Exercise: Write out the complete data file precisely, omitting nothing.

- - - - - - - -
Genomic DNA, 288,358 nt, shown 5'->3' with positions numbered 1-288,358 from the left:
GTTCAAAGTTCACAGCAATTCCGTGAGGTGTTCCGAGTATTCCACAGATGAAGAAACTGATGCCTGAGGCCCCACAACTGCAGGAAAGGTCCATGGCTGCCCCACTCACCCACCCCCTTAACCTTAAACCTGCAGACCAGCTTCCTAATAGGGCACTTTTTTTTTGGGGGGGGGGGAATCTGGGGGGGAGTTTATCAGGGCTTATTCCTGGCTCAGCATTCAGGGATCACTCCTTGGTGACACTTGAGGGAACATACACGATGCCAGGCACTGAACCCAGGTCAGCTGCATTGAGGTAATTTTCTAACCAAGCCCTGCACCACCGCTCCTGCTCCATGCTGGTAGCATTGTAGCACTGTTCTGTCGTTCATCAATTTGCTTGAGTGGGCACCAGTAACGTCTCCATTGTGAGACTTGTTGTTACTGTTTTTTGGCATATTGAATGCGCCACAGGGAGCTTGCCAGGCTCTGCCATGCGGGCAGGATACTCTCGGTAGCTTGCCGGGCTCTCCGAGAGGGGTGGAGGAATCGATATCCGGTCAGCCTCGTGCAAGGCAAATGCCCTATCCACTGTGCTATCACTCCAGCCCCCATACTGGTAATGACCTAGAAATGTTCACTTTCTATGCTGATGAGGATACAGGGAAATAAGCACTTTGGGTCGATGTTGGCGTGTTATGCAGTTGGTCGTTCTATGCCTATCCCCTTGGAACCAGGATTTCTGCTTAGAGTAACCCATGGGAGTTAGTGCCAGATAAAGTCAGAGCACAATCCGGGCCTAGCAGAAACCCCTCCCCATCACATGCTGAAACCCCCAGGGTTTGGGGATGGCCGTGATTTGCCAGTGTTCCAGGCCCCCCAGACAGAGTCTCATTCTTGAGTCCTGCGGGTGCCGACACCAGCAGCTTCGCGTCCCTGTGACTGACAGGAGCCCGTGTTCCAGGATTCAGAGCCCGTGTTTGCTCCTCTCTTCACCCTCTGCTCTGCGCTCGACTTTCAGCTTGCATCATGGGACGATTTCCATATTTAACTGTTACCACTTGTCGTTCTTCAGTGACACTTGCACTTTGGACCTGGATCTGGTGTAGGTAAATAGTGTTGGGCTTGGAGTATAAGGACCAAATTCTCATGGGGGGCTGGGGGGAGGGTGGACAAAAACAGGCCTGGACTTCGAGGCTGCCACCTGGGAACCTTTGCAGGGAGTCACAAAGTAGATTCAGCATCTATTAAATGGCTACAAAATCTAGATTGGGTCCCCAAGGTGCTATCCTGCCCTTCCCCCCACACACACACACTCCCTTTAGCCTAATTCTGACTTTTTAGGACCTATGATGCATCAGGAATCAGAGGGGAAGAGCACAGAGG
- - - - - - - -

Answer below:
Genomic DNA, 288,358 nt, shown 5'->3' with positions numbered 1-288,358 from the left:
GTTCAAAGTTCACAGCAATTCCGTGAGGTGTTCCGAGTATTCCACAGATGAAGAAACTGATGCCTGAGGCCCCACAACTGCAGGAAAGGTCCATGGCTGCCCCACTCACCCACCCCCTTAACCTTAAACCTGCAGACCAGCTTCCTAATAGGGCACTTTTTTTTTGGGGGGGGGGGAATCTGGGGGGGAGTTTATCAGGGCTTATTCCTGGCTCAGCATTCAGGGATCACTCCTTGGTGACACTTGAGGGAACATACACGATGCCAGGCACTGAACCCAGGTCAGCTGCATTGAGGTAATTTTCTAACCAAGCCCTGCACCACCGCTCCTGCTCCATGCTGGTAGCATTGTAGCACTGTTCTGTCGTTCATCAATTTGCTTGAGTGGGCACCAGTAACGTCTCCATTGTGAGACTTGTTGTTACTGTTTTTTGGCATATTGAATGCGCCACAGGGAGCTTGCCAGGCTCTGCCATGCGGGCAGGATACTCTCGGTAGCTTGCCGGGCTCTCCGAGAGGGGTGGAGGAATCGATATCCGGTCAGCCTCGTGCAAGGCAAATGCCCTATCCACTGTGCTATCACTCCAGCCCCCATACTGGTAATGACCTAGAAATGTTCACTTTCTATGCTGATGAGGATACAGGGAAATAAGCACTTTGGGTCGATGTTGGCGTGTTATGCAGTTGGTCGTTCTATGCCTATCCCCTTGGAACCAGGATTTCTGCTTAGAGTAACCCATGGGAGTTAGTGCCAGATAAAGTCAGAGCACAATCCGGGCCTAGCAGAAACCCCTCCCCATCACATGCTGAAACCCCCAGGGTTTGGGGATGGCCGTGATTTGCCAGTGTTCCAGGCCCCCCAGACAGAGTCTCATTCTTGAGTCCTGCGGGTGCCGACACCAGCAGCTTCGCGTCCCTGTGACTGACAGGAGCCCGTGTTCCAGGATTCAGAGCCCGTGTTTGCTCCTCTCTTCACCCTCTGCTCTGCGCTCGACTTTCAGCTTGCATCATGGGACGATTTCCATATTTAACTGTTACCACTTGTCGTTCTTCAGTGACACTTGCACTTTGGACCTGGATCTGGTGTAGGTAAATAGTGTTGGGCTTGGAGTATAAGGACCAAATTCTCATGGGGGGCTGGGGGGAGGGTGGACAAAAACAGGCCTGGACTTCGAGGCTGCCACCTGGGAACCTTTGCAGGGAGTCACAAAGTAGATTCAGCATCTATTAAATGGCTACAAAATCTAGATTGGGTCCCCAAGGTGCTATCCTGCCCTTCCCCCCACACACACACACTCCCTTTAGCCTAATTCTGACTTTTTAGGACCTATGATGCATCAGGAATCAGAGGGGAAGAGCACAGAGG